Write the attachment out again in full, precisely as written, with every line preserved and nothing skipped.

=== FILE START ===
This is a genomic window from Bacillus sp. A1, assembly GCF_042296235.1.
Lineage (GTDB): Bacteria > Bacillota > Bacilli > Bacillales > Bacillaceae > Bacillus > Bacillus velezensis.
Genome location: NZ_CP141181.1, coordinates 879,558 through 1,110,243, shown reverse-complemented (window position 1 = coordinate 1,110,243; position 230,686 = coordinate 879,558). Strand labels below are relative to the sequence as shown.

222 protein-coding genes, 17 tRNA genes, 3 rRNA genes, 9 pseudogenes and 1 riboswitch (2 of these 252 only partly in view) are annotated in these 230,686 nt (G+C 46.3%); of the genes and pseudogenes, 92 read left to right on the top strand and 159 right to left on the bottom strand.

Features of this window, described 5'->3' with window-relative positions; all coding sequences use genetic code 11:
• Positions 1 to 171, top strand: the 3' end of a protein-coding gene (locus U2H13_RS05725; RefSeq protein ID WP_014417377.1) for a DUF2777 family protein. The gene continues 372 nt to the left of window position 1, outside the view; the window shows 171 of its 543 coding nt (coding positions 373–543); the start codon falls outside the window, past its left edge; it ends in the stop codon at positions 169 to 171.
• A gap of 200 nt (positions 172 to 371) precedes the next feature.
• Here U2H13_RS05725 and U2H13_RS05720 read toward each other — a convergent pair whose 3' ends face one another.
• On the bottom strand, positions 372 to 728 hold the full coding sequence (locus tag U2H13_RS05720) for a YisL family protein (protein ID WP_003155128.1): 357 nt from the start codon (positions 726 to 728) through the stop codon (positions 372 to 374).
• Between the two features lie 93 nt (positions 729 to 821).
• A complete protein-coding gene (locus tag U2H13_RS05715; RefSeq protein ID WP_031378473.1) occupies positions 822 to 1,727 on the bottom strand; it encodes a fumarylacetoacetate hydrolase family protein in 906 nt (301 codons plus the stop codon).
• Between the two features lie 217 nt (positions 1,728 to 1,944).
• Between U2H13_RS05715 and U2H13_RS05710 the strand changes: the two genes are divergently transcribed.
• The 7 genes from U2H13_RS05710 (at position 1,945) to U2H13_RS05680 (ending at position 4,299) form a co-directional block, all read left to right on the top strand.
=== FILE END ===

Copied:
This is a genomic window from Bacillus sp. A1, assembly GCF_042296235.1.
Lineage (GTDB): Bacteria > Bacillota > Bacilli > Bacillales > Bacillaceae > Bacillus > Bacillus velezensis.
Genome location: NZ_CP141181.1, coordinates 879,558 through 1,110,243, shown reverse-complemented (window position 1 = coordinate 1,110,243; position 230,686 = coordinate 879,558). Strand labels below are relative to the sequence as shown.

222 protein-coding genes, 17 tRNA genes, 3 rRNA genes, 9 pseudogenes and 1 riboswitch (2 of these 252 only partly in view) are annotated in these 230,686 nt (G+C 46.3%); of the genes and pseudogenes, 92 read left to right on the top strand and 159 right to left on the bottom strand.

Features of this window, described 5'->3' with window-relative positions; all coding sequences use genetic code 11:
• Positions 1 to 171, top strand: the 3' end of a protein-coding gene (locus U2H13_RS05725; RefSeq protein ID WP_014417377.1) for a DUF2777 family protein. The gene continues 372 nt to the left of window position 1, outside the view; the window shows 171 of its 543 coding nt (coding positions 373–543); the start codon falls outside the window, past its left edge; it ends in the stop codon at positions 169 to 171.
• A gap of 200 nt (positions 172 to 371) precedes the next feature.
• Here U2H13_RS05725 and U2H13_RS05720 read toward each other — a convergent pair whose 3' ends face one another.
• On the bottom strand, positions 372 to 728 hold the full coding sequence (locus tag U2H13_RS05720) for a YisL family protein (protein ID WP_003155128.1): 357 nt from the start codon (positions 726 to 728) through the stop codon (positions 372 to 374).
• Between the two features lie 93 nt (positions 729 to 821).
• A complete protein-coding gene (locus tag U2H13_RS05715; RefSeq protein ID WP_031378473.1) occupies positions 822 to 1,727 on the bottom strand; it encodes a fumarylacetoacetate hydrolase family protein in 906 nt (301 codons plus the stop codon).
• Between the two features lie 217 nt (positions 1,728 to 1,944).
• Between U2H13_RS05715 and U2H13_RS05710 the strand changes: the two genes are divergently transcribed.
• The 7 genes from U2H13_RS05710 (at position 1,945) to U2H13_RS05680 (ending at position 4,299) form a co-directional block, all read left to right on the top strand.